OliverWright said: The law of supply and demand has a hidden sub-clause that Keynes (and Obama and Axelrod) miss or ignore: it involves the same people in both capacities (production and consumption). When that sub-clause is forgotten or evaded, you get the calamity of a Trillion Dollar Stimulus with zero stimulus. The title of consumer must be earned by producing products or services that are then traded to meet earned demand. In other words, producers–not consumers–fuel our economy. The engine of productive prosperity is the middle class family squeezing a few dollars into a savings account every month, the corporate jet owner risking a chunk of his fortune on a young upstart, and everyone in between who finance a better tomorrow and underwrite prosperity. Those who consume without producing are freeloaders in any form: lifelong welfare recipients, government bureaucrats, and trust fund kids alike. Obama’s team does not understand fundamental economics. This is sad but painfully and irrefutably true. Just look around. Notice those 300,000 jobs you tout were in December? There all gone now. Seasonal. Along with the 2,000,000 workers who have left the workforce forever, and give Obama perverse political cover from his own incompetence and a true unemployment rate north of 10%. The numbers from the bureaus are meaningless. Things aren’t better until they feel better. They won’t feel better until new policies are adopted. Obama is a nice guy who is trying his best. He’s just totally unequipped, like nothing we’ve ever seen before. At least prior presidents filled the gaps in their knowledge and abilities with brilliant people from the private sector. Obama did not, and this ship has no captain. Sorry.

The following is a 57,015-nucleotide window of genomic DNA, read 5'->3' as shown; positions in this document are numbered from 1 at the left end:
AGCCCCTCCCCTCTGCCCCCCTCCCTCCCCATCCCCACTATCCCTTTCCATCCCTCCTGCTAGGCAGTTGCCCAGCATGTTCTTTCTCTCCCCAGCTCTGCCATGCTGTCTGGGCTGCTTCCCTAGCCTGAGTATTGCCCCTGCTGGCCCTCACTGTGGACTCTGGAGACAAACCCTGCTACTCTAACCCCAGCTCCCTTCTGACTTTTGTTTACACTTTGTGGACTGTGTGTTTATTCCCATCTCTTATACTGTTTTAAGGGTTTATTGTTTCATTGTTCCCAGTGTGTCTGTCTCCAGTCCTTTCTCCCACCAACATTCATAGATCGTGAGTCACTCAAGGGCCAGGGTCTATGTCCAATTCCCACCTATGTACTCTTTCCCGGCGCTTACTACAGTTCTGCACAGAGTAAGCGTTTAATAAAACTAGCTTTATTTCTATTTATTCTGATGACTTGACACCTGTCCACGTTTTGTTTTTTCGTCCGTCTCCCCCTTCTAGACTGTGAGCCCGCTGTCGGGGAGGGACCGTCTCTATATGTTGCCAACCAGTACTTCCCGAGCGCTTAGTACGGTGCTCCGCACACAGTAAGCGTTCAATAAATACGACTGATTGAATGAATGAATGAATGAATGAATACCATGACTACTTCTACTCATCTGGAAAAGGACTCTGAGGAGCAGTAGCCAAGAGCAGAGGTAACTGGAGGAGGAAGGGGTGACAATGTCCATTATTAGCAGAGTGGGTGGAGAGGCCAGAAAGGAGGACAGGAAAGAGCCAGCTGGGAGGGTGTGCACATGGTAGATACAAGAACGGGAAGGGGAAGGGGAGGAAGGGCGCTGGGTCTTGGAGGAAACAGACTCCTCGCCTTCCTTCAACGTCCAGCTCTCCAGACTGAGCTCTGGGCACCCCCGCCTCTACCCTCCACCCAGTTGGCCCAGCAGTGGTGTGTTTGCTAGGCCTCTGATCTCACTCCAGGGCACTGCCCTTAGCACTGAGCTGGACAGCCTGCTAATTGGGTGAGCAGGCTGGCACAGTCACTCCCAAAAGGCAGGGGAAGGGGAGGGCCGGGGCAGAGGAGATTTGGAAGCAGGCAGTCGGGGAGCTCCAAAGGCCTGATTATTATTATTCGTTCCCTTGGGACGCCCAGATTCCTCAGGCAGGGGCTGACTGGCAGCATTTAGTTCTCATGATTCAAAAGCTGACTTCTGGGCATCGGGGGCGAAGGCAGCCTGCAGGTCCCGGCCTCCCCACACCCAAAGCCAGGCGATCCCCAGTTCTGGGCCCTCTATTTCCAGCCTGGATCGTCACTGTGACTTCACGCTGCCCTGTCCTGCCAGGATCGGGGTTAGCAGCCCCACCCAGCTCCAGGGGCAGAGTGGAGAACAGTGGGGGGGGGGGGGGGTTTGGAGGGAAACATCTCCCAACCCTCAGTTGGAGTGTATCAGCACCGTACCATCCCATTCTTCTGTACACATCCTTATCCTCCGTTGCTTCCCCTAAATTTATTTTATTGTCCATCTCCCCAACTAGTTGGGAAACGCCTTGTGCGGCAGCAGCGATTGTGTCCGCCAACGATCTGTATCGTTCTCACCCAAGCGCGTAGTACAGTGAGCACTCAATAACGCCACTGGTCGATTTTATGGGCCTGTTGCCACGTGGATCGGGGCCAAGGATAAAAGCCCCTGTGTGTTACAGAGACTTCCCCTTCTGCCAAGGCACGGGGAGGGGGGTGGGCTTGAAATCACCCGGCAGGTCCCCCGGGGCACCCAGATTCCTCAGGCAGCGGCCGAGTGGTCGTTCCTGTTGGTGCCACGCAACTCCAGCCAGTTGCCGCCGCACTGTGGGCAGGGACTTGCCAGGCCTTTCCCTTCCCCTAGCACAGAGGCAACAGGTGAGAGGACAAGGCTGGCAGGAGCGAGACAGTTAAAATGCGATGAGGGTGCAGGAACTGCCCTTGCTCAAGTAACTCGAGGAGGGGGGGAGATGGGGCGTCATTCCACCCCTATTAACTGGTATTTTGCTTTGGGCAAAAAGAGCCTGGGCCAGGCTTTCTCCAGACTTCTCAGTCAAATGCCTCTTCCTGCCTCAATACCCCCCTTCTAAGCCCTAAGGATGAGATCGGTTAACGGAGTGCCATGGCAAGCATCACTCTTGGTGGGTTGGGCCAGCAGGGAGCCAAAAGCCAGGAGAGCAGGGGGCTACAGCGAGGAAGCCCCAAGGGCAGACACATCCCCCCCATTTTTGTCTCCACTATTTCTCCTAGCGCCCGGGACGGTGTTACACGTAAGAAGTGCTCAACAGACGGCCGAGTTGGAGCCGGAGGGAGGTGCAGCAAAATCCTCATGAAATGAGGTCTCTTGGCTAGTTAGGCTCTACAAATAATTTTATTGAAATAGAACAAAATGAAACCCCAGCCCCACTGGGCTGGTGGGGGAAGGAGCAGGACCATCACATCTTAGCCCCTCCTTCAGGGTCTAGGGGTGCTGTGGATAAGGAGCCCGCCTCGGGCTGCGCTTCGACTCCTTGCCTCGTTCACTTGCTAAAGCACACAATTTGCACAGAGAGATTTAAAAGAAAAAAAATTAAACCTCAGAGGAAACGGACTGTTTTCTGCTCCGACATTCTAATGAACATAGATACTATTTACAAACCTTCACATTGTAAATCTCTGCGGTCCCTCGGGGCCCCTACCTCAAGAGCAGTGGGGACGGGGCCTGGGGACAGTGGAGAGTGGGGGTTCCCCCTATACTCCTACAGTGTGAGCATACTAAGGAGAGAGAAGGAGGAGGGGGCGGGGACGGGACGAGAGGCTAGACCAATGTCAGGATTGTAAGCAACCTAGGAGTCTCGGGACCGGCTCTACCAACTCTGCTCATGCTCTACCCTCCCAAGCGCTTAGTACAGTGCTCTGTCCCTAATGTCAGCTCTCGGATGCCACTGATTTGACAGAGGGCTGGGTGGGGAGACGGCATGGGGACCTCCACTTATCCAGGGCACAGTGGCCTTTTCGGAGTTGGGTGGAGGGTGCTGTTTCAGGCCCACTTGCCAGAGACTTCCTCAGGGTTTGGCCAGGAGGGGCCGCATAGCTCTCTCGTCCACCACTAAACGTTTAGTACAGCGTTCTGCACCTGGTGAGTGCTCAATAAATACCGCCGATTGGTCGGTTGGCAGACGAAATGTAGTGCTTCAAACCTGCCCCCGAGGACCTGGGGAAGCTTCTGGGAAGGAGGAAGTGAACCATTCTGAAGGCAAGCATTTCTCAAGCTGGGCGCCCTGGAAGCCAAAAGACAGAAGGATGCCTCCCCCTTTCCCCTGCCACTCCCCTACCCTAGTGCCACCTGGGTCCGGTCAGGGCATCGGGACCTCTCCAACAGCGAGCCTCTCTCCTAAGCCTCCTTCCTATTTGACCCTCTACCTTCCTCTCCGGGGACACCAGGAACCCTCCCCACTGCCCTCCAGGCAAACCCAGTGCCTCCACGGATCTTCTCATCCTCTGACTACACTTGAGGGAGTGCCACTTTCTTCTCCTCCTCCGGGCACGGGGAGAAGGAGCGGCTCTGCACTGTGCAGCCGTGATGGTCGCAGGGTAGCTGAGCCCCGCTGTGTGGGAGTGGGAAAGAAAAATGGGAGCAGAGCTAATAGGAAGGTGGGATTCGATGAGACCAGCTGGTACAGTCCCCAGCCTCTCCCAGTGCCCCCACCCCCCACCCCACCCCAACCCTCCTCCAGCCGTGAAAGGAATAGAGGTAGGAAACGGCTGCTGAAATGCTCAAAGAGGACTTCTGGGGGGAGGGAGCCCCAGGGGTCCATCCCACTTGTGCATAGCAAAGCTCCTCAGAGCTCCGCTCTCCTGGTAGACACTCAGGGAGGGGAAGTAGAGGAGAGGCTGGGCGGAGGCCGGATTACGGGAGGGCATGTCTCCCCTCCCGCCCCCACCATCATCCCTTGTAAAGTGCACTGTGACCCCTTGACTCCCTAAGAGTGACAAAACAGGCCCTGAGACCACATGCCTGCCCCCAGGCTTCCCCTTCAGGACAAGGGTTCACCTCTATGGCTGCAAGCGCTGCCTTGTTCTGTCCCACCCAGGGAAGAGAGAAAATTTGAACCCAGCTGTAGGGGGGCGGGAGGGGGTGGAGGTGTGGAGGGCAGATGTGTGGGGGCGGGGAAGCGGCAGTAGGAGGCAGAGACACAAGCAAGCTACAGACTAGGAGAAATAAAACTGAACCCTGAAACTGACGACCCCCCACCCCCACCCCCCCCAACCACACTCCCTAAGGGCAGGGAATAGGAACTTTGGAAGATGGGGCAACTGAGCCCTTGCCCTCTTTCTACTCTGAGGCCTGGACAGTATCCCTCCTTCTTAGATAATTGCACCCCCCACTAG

Several things to address here: the first is that the ARRA is not the stimulus bill (passed in 2008 by GWB). The reason I highlight this difference is because the ARRA has much more infrastructure bolstering, healthcare funding, scientific research investment, etc. The Stimulus was money and tax breaks directed toward the real estate industry- we agree that it was ineffectual and misguided.
You said that Obama’s team does not understand economics and should have (like previous presidents) ‘filled the gaps’ with private sector personnel. I think it’s extremely naive to think that additional bureaucrats from the private sector would help, but the idea that Obama has somehow been less willing to adopt the best and brightest from the private sector is absolute fiction that borders on dishonesty. Neal Wolin, Mark Patterson, Gene Sperling, Larry Summers, Rahm Emanuel, Herbert Allison, Kim Wallace, Karthik Ramanathan, Matthew Kabaker, Lewis Alexander, Adam Storch, Lee Sachs, Gary Gensler, and Michael Froman are all on Obama’s team, and all have lucrative pasts in the private sector (h/t: Mother Jones for the list). If you want more info, I can certainly give it to you- one of my largest gripes with Obama is that he is far too willing to incorporate the private sector (which is absolutely incapable of providing for the public good) into his team.
Another falsehood in your statement was that since December, the jobs have disappeared. Did you fail to read the rest of the link? Let me quote it for you:
It projects that in the current quarter (the first quarter of 2012), there are 200,000 to 1.5 million more people employed because of ARRA.
Your statement that the jobs have entirely disappeared is directly counter to the CBO’s most recent (and most thorough yet) report.